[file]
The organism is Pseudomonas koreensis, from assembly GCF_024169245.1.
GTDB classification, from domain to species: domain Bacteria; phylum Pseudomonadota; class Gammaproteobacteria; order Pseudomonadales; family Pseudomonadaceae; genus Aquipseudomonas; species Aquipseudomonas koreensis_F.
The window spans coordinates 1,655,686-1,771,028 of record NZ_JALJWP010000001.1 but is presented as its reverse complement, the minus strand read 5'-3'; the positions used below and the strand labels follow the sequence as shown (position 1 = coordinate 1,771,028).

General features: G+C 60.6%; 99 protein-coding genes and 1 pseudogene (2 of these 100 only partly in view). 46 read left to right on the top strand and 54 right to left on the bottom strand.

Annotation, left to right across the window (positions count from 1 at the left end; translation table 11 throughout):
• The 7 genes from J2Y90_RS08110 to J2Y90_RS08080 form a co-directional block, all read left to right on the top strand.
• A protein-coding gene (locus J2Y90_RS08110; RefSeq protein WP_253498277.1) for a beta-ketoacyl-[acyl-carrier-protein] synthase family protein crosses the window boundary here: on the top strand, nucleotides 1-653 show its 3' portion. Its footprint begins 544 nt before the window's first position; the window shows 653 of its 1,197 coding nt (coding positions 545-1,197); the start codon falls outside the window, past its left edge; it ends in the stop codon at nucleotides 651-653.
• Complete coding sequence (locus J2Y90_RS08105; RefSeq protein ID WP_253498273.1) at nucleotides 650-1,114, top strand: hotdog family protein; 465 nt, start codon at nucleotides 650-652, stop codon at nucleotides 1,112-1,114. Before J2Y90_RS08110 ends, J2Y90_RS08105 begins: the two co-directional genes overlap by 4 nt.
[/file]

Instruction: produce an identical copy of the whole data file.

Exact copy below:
The organism is Pseudomonas koreensis, from assembly GCF_024169245.1.
GTDB classification, from domain to species: domain Bacteria; phylum Pseudomonadota; class Gammaproteobacteria; order Pseudomonadales; family Pseudomonadaceae; genus Aquipseudomonas; species Aquipseudomonas koreensis_F.
The window spans coordinates 1,655,686-1,771,028 of record NZ_JALJWP010000001.1 but is presented as its reverse complement, the minus strand read 5'-3'; the positions used below and the strand labels follow the sequence as shown (position 1 = coordinate 1,771,028).

General features: G+C 60.6%; 99 protein-coding genes and 1 pseudogene (2 of these 100 only partly in view). 46 read left to right on the top strand and 54 right to left on the bottom strand.

Annotation, left to right across the window (positions count from 1 at the left end; translation table 11 throughout):
• The 7 genes from J2Y90_RS08110 to J2Y90_RS08080 form a co-directional block, all read left to right on the top strand.
• A protein-coding gene (locus J2Y90_RS08110; RefSeq protein WP_253498277.1) for a beta-ketoacyl-[acyl-carrier-protein] synthase family protein crosses the window boundary here: on the top strand, nucleotides 1-653 show its 3' portion. Its footprint begins 544 nt before the window's first position; the window shows 653 of its 1,197 coding nt (coding positions 545-1,197); the start codon falls outside the window, past its left edge; it ends in the stop codon at nucleotides 651-653.
• Complete coding sequence (locus J2Y90_RS08105; RefSeq protein ID WP_253498273.1) at nucleotides 650-1,114, top strand: hotdog family protein; 465 nt, start codon at nucleotides 650-652, stop codon at nucleotides 1,112-1,114. Before J2Y90_RS08110 ends, J2Y90_RS08105 begins: the two co-directional genes overlap by 4 nt.